Aveva looks set to break into the FTSE 100 after the industrial software developer’s combination with a French rival helped to boost annual earnings by a fifth. The Cambridge-based software-maker is on course to replace Easyjet in the index of Britain’s biggest publicly listed companies after its union with Schneider Electric in March last year. It would become the third software company in the top 100 after Sage and Micro Focus. - The Times.
The UK and its “corporate tax haven network” is by far the world’s greatest enabler of corporate tax avoidance, research has claimed. British territories and dependencies made up four of the 10 places that have done the most to “proliferate corporate tax avoidance” on the corporate tax haven index. – Guardian.
Jeremy Corbyn has pledged to support a second referendum on any Brexit deal after the Labour leadership came under overwhelming pressure to halt the exodus of its remain voters who backed pro-EU parties at the European elections. The Labour leader said he was “listening very carefully” to both sides of the debate after the party fell behind the Liberal Democrats and also lost ground to the Greens. – Guardian.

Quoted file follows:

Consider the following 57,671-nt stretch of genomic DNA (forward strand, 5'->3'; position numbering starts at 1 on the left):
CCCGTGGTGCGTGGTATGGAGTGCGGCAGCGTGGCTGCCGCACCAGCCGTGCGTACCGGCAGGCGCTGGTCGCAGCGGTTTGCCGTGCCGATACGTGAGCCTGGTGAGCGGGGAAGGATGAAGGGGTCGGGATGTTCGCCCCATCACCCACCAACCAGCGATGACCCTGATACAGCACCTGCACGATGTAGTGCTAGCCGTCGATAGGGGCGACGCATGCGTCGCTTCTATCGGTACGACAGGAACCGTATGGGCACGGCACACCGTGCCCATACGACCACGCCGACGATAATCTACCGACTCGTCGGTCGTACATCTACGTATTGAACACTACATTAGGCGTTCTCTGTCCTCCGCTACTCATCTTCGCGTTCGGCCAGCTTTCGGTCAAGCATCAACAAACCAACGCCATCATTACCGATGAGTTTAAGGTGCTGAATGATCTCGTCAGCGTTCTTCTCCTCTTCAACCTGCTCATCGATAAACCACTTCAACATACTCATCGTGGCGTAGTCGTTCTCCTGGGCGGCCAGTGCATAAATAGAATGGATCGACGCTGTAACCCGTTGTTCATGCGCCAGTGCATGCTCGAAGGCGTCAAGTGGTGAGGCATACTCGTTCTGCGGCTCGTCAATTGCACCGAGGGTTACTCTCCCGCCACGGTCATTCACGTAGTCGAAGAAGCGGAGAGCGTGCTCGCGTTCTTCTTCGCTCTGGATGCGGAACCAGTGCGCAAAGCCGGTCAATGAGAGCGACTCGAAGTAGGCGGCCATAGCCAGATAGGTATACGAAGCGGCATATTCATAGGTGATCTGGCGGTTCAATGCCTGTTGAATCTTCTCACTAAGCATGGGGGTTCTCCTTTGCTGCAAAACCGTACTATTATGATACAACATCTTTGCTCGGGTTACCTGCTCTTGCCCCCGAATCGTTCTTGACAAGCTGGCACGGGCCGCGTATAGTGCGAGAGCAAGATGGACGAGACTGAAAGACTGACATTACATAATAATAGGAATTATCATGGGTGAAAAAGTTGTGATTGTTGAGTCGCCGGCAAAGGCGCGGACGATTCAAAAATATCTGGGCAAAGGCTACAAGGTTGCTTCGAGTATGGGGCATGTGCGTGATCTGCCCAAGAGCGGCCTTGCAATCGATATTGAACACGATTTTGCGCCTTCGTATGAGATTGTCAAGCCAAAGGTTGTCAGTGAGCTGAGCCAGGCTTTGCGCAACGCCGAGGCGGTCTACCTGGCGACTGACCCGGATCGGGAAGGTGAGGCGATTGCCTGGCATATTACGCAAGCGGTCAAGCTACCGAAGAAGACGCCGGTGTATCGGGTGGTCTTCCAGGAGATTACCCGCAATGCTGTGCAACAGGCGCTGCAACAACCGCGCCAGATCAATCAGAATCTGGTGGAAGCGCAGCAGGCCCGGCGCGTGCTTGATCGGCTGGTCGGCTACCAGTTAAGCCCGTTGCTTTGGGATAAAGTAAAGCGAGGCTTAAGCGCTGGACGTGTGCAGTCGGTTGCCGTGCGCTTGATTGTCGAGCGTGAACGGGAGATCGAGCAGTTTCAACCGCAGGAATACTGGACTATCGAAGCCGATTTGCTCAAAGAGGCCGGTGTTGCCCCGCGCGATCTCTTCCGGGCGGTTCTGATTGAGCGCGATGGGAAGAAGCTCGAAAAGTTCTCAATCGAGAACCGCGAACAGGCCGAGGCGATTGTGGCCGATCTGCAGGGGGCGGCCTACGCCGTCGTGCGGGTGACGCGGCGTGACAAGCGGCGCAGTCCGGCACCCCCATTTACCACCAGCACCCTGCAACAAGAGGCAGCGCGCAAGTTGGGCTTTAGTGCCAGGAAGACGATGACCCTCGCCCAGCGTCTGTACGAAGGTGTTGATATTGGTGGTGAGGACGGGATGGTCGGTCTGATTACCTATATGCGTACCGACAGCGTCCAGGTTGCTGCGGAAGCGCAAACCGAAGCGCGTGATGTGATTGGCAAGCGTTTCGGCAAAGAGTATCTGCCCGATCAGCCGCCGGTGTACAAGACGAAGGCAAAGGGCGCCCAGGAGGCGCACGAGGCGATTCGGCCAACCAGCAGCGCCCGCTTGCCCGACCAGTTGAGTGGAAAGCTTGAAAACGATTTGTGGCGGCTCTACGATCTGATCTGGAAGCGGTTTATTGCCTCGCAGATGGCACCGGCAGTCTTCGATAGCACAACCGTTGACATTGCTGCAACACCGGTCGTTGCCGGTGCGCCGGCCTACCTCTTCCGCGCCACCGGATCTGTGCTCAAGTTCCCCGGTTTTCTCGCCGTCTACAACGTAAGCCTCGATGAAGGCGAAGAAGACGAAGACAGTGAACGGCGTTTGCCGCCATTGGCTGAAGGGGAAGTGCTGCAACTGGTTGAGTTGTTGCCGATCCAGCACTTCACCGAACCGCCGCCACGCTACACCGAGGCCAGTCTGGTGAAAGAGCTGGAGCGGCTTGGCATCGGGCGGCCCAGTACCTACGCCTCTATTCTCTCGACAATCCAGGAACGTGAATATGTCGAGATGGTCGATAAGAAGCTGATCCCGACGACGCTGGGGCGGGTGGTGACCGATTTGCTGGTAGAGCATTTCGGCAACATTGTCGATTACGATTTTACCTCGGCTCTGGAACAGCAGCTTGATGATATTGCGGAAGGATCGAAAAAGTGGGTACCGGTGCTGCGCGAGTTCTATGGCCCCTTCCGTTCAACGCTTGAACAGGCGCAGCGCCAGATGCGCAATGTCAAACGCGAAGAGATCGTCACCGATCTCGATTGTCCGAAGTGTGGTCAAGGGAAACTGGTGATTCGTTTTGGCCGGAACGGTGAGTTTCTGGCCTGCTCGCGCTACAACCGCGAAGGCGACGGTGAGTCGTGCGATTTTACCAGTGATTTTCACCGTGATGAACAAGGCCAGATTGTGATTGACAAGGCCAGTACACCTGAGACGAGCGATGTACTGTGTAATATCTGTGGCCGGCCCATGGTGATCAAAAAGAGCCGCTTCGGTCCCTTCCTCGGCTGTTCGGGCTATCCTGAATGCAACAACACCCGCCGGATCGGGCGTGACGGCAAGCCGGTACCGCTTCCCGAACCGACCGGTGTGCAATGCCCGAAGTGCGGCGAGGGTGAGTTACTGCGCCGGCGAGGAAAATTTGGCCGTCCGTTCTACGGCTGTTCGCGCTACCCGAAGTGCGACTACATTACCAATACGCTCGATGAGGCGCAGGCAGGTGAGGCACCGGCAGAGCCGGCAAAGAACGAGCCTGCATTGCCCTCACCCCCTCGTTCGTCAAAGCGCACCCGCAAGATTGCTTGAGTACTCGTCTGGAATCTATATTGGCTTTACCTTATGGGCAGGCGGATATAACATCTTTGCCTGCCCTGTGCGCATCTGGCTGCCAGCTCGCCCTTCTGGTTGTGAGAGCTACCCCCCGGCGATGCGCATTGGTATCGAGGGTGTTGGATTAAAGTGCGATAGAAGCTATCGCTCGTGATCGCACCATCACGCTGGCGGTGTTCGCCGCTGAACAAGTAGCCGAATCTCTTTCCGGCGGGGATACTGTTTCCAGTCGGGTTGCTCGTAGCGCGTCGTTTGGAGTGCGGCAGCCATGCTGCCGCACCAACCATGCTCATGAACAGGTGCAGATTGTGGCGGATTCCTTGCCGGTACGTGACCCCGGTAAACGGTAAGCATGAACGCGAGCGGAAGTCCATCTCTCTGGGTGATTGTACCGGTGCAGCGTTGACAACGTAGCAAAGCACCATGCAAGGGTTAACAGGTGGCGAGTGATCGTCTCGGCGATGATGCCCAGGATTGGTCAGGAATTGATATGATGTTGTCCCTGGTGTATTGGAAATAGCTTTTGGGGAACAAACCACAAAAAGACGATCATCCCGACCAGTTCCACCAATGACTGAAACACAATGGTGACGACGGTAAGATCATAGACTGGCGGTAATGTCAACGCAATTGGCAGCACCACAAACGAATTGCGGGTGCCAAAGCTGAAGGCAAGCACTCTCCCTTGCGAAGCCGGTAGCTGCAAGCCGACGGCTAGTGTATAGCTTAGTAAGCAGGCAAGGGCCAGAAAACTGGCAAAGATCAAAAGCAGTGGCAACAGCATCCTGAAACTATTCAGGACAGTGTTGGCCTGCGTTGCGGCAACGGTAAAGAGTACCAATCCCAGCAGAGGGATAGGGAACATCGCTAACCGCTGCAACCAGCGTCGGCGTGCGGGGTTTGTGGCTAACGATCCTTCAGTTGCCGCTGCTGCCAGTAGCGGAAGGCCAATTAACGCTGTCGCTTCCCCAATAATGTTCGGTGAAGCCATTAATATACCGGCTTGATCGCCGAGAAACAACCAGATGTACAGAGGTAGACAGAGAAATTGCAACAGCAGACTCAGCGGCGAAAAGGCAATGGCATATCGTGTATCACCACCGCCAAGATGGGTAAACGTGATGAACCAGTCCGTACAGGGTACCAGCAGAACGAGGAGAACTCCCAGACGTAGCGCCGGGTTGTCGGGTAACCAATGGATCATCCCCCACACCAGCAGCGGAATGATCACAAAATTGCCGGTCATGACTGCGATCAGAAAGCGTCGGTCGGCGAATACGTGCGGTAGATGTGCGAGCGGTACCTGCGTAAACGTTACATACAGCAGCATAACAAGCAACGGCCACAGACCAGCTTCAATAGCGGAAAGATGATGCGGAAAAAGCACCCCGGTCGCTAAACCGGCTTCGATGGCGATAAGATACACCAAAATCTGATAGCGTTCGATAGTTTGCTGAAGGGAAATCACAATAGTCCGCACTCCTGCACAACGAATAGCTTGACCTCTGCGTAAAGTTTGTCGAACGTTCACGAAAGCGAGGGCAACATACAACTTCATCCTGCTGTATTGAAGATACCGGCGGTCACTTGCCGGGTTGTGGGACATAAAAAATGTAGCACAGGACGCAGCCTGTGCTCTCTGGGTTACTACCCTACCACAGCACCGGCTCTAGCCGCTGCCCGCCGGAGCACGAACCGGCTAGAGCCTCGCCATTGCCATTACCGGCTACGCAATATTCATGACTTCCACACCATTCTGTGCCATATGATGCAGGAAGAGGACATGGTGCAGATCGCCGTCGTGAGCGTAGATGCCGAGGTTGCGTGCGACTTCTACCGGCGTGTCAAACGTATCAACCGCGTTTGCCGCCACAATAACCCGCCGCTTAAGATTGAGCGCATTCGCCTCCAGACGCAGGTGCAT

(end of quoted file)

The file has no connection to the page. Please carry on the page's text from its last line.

The wealthy investors who controlled British Steel when it collapsed into insolvency are to face a grilling from MPs, as government officials race to find a buyer for the stricken company. The government’s official receiver took control of British Steel on Wednesday and is funding its operations, including the company’s Scunthorpe steelworks, which is one of the last two blast-furnace operations left in the UK. – Guardian.
Three City banks, a German software business and Facebook pay their staff the most in the UK, according to a new survey, while staff working at Domino’s Pizza and the shop chains Footasylum and Schuh receive the lowest rewards. The Swiss investment bank Credit Suisse and the German software firm Sap topped the list of the UK’s highest-paying companies compiled by the job search and recruiting website Glassdoor. – Guardian.
Boris Johnson is launching a bid to court One Nation Conservative MPs in the group of centrist liberals run by Amber Rudd, as he tries to pitch himself as a candidate who can appeal beyond rightwing Brexit supporters. The former foreign secretary, who is favourite to be the next Conservative leader, is backed by Brexit hardliner Jacob Rees-Mogg but infuriated many Tory colleagues by backing Theresa May’s deal after months of campaigning against it. – Guardian.